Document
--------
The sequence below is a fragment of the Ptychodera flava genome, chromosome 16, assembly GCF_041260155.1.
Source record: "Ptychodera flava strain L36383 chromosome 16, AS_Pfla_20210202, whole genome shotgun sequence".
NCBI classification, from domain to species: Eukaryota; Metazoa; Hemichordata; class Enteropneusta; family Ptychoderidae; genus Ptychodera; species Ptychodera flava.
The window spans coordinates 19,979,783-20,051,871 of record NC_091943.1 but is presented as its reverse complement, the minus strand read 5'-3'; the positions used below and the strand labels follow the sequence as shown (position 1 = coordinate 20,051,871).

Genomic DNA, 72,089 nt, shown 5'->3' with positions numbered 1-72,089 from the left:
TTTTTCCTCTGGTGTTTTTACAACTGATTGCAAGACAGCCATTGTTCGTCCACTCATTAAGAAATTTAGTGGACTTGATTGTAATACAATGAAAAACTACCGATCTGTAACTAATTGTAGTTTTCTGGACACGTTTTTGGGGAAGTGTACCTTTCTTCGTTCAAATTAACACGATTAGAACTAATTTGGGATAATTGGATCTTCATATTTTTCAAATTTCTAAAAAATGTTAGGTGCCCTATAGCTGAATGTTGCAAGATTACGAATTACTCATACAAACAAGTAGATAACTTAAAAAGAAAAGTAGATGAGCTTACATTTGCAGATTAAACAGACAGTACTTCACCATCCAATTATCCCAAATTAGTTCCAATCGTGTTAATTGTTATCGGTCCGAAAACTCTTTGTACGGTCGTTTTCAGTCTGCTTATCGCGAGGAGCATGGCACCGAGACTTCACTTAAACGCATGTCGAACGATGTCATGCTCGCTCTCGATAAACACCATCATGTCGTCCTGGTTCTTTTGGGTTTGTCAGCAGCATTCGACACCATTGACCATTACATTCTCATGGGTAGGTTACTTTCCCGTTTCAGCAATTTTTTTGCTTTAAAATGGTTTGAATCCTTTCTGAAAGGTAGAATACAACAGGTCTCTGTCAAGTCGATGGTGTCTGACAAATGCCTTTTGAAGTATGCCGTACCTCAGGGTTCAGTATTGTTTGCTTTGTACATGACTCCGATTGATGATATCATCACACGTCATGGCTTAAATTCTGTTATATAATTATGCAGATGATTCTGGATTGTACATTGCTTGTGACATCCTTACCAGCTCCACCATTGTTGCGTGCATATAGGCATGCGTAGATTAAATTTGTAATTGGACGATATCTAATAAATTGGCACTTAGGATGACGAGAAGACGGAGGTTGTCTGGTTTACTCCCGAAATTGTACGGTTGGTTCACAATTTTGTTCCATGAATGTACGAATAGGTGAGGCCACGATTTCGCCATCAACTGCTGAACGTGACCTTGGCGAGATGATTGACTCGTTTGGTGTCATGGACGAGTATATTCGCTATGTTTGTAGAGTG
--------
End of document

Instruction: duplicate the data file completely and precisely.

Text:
The sequence below is a fragment of the Ptychodera flava genome, chromosome 16, assembly GCF_041260155.1.
Source record: "Ptychodera flava strain L36383 chromosome 16, AS_Pfla_20210202, whole genome shotgun sequence".
NCBI classification, from domain to species: Eukaryota; Metazoa; Hemichordata; class Enteropneusta; family Ptychoderidae; genus Ptychodera; species Ptychodera flava.
The window spans coordinates 19,979,783-20,051,871 of record NC_091943.1 but is presented as its reverse complement, the minus strand read 5'-3'; the positions used below and the strand labels follow the sequence as shown (position 1 = coordinate 20,051,871).

Genomic DNA, 72,089 nt, shown 5'->3' with positions numbered 1-72,089 from the left:
TTTTTCCTCTGGTGTTTTTACAACTGATTGCAAGACAGCCATTGTTCGTCCACTCATTAAGAAATTTAGTGGACTTGATTGTAATACAATGAAAAACTACCGATCTGTAACTAATTGTAGTTTTCTGGACACGTTTTTGGGGAAGTGTACCTTTCTTCGTTCAAATTAACACGATTAGAACTAATTTGGGATAATTGGATCTTCATATTTTTCAAATTTCTAAAAAATGTTAGGTGCCCTATAGCTGAATGTTGCAAGATTACGAATTACTCATACAAACAAGTAGATAACTTAAAAAGAAAAGTAGATGAGCTTACATTTGCAGATTAAACAGACAGTACTTCACCATCCAATTATCCCAAATTAGTTCCAATCGTGTTAATTGTTATCGGTCCGAAAACTCTTTGTACGGTCGTTTTCAGTCTGCTTATCGCGAGGAGCATGGCACCGAGACTTCACTTAAACGCATGTCGAACGATGTCATGCTCGCTCTCGATAAACACCATCATGTCGTCCTGGTTCTTTTGGGTTTGTCAGCAGCATTCGACACCATTGACCATTACATTCTCATGGGTAGGTTACTTTCCCGTTTCAGCAATTTTTTTGCTTTAAAATGGTTTGAATCCTTTCTGAAAGGTAGAATACAACAGGTCTCTGTCAAGTCGATGGTGTCTGACAAATGCCTTTTGAAGTATGCCGTACCTCAGGGTTCAGTATTGTTTGCTTTGTACATGACTCCGATTGATGATATCATCACACGTCATGGCTTAAATTCTGTTATATAATTATGCAGATGATTCTGGATTGTACATTGCTTGTGACATCCTTACCAGCTCCACCATTGTTGCGTGCATATAGGCATGCGTAGATTAAATTTGTAATTGGACGATATCTAATAAATTGGCACTTAGGATGACGAGAAGACGGAGGTTGTCTGGTTTACTCCCGAAATTGTACGGTTGGTTCACAATTTTGTTCCATGAATGTACGAATAGGTGAGGCCACGATTTCGCCATCAACTGCTGAACGTGACCTTGGCGAGATGATTGACTCGTTTGGTGTCATGGACGAGTATATTCGCTATGTTTGTAGAGTG